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Marcel DUPRÉ (1886-1971)
Three Preludes and Fugues Op. 7 (1912)
Prélude et Fugue en si majeur [6:27]
Prélude et Fugue en fa mineur [9:40]
Prélude et Fugue en sol mineur [6:14]
Cortège et Litanie Op.19 (1921) [5:10]
Variations sue un vieux Noël Op. 20 (1922) [12:38]
Symphonie-Passion Op. 23 (1924) [29:42]
Pierre Cochereau (organ)
rec. February and March 1975, Notre-Dame, Paris
SOLSTICE FYCD820 [70:51]

The influence of Marcel Dupré on organ playing and composition cannot be over-estimated, and what we have here is a direct link between composer and maestro performer Pierre Cochereau. In a statement dated March 1975, Cochereau points out that the tempi are “clearly faster than those indicated” for the Preludes and Fugues as well as the first movement of the Symphonie-Passion. Dupré was consulted by Cochereau, and the composer was “completely in accord” with these changes in tempi. Cochereau was also aware that the composer “has always shown extreme tolerance with regard to the registration of his works”, so he “did not hesitate to take certain liberties with the indications noted on the score.”

The results are lively and exciting as well as musically expressive. There are a few moments where editing has clearly been required, but with very decent recording quality and an on-the-edge feel of improvisation and spontaneity this is a document which every Dupré fan and performer should enjoy, and of which they should take careful note.

Good music is also tolerant of differences in interpretation, but after hearing the first Prelude and Fugue in B major from Cochereau the competition can sound rather tame. Good performances from the likes of Janette Fishell on Naxos 8.553919 sound a bit static by comparison, though Christian Praestholm only comes in a few seconds slower on ClassicO CLASSCD680. This release also has the Symphonie-Passion, and it is here that Cochereau’s 5:48 in the first movement is telling against Praestholm’s by no means sluggish 7:06. Naxos has Stefan Engels performing the Symfonie-Passion on 8.553920 in another decent performance, though his contrasts are more ironed-out with a more cautious sounding first movement and a rather more brisk third movement Crucifixion. Cochereau’s characterisation of this work explores greater extremes, grabbing us in an opening Le monde dans l’attente du Sauveur which is agitated and at times almost violent. The Nativité is not without tenderness, but has more darkness than light. The weight of the Crucifixion is doom-laden beyond any other performance mentioned here, Cochereau defining the shape of the pedal lines with tragic clarity, the growing sense of angst and agony a grim but compulsively organic ordeal. The final major tonality of the Résurrection is hard-won and by no means entirely victorious, but this is an inspired and inspiring work which keeps us guessing – avoiding cliché and resolutely evading resolution until the very last chord.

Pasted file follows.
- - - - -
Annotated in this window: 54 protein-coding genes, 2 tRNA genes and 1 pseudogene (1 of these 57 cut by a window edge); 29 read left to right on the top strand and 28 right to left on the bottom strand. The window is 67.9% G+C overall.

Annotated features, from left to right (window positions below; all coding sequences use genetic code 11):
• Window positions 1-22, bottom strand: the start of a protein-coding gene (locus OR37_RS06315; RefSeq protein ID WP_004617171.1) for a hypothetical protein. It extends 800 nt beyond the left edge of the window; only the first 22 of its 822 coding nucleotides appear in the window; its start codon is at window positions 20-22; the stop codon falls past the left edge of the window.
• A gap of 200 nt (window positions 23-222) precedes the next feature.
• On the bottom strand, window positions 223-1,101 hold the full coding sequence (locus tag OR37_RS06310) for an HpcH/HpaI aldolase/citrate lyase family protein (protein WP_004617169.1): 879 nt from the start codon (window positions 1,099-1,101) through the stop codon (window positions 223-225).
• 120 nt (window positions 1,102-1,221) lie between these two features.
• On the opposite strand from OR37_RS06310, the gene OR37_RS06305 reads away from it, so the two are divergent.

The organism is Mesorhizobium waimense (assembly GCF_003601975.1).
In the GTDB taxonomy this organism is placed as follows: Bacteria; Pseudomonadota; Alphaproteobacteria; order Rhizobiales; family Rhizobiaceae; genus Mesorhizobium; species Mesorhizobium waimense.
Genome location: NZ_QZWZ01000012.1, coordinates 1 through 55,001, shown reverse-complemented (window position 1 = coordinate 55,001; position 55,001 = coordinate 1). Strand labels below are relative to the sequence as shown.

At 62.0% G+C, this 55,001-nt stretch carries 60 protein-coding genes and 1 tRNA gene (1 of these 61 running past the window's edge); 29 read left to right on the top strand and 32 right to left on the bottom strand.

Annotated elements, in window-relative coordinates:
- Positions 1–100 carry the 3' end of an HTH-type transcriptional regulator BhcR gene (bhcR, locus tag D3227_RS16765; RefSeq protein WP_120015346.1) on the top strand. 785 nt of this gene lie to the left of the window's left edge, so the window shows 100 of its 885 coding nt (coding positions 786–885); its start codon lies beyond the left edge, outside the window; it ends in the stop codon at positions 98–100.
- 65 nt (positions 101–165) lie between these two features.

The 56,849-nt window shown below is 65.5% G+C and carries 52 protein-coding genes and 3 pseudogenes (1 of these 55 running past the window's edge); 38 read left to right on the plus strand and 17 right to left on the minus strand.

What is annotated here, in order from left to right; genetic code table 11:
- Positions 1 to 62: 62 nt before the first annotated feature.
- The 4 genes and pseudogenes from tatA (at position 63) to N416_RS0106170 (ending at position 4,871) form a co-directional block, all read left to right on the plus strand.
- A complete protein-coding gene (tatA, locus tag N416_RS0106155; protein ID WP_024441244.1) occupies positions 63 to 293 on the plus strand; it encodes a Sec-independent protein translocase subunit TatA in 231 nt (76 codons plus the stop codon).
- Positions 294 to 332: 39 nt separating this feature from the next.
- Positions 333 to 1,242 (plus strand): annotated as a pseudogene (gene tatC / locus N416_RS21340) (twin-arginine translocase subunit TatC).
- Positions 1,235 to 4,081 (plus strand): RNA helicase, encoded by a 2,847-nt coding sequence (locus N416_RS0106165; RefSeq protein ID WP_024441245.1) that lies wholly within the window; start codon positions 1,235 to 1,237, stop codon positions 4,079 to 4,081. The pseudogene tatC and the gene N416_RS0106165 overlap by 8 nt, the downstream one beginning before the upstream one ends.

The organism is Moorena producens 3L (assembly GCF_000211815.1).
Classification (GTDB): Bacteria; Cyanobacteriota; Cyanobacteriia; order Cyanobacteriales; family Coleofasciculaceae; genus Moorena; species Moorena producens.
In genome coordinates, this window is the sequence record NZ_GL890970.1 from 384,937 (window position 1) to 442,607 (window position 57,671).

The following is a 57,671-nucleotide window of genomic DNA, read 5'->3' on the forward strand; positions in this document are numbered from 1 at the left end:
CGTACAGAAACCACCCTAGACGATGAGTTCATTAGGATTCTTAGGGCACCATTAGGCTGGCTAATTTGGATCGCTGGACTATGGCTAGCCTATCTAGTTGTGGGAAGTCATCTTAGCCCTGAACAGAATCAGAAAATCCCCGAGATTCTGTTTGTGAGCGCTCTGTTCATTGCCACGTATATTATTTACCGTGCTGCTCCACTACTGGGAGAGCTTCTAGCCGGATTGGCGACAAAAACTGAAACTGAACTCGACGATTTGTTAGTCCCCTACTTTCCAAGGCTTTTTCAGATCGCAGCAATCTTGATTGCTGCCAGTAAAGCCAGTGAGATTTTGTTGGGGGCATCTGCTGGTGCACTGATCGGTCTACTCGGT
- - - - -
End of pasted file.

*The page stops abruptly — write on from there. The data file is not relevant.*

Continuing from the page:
This is a release packed with fine music. Aside from the famous filigree of the Prelude and Fugue in G minor we have the beautiful and impressive Cortège et Litanie written during Dupré’s first tour of the United States. The popular and colourful Variations sur un vieux Noël Op. 20 also belong to this period, and who amongst us would not want to have these pieces played on the great Notre-Dame organ by an acknowledged master who had been taught by Dupré himself at the Paris Conservatory. This is a recording which exudes the vibrancy of composer and performer in a synergy rarely heard anywhere. The analogue recording works in sympathy with this rather than standing in the way of our appreciation of such a fine cultural artefact.

Dominy Clements